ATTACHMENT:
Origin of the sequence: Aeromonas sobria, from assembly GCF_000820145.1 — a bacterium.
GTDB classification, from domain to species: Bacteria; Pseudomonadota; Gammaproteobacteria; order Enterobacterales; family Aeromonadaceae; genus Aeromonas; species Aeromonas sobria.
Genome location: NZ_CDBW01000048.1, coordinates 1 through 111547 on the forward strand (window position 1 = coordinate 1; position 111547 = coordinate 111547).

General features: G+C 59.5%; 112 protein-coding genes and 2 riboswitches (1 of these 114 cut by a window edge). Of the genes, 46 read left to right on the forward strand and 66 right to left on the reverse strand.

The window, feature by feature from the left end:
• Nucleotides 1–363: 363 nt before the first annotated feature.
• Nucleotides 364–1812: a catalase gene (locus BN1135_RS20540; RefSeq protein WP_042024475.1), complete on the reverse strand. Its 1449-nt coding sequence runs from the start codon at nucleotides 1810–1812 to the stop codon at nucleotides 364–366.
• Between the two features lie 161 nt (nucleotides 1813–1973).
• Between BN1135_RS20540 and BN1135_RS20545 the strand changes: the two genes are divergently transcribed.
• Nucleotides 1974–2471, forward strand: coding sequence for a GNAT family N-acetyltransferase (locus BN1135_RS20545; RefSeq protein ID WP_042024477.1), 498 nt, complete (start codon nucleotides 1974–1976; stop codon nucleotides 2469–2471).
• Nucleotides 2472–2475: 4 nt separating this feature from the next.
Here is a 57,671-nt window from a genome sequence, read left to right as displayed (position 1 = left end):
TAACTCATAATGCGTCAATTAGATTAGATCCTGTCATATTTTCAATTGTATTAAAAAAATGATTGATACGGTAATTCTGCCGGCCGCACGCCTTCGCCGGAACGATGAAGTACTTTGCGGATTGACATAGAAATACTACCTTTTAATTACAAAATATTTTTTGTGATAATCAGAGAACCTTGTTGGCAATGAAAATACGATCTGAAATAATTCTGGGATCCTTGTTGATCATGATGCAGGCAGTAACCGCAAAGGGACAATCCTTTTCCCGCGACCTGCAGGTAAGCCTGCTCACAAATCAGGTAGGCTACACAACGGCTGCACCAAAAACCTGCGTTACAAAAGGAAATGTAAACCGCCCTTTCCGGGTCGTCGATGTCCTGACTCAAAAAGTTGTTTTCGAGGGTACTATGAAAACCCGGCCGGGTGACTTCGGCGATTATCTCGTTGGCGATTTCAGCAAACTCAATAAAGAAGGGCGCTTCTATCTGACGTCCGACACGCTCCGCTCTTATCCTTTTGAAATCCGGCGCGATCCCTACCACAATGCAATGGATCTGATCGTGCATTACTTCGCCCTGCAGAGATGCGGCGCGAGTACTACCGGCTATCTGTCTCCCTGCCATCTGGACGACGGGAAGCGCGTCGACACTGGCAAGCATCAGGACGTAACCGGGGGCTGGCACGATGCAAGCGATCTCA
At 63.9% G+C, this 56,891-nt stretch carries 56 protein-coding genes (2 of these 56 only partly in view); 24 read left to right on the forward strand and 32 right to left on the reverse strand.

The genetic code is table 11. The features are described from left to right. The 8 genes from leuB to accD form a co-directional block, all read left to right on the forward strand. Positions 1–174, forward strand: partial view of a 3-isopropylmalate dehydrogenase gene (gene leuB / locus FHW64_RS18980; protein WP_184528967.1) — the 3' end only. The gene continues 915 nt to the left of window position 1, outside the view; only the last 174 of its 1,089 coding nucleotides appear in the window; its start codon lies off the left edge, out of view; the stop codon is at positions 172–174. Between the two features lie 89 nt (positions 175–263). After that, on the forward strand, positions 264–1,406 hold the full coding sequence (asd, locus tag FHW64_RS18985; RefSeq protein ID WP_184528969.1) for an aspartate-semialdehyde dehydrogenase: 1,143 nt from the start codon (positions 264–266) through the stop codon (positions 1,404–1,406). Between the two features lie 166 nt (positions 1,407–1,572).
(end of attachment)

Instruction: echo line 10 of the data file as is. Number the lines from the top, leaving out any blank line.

• Nucleotides 1974–2471, forward strand: coding sequence for a GNAT family N-acetyltransferase (locus BN1135_RS20545; RefSeq protein ID WP_042024477.1), 498 nt, complete (start codon nucleotides 1974–1976; stop codon nucleotides 2469–2471).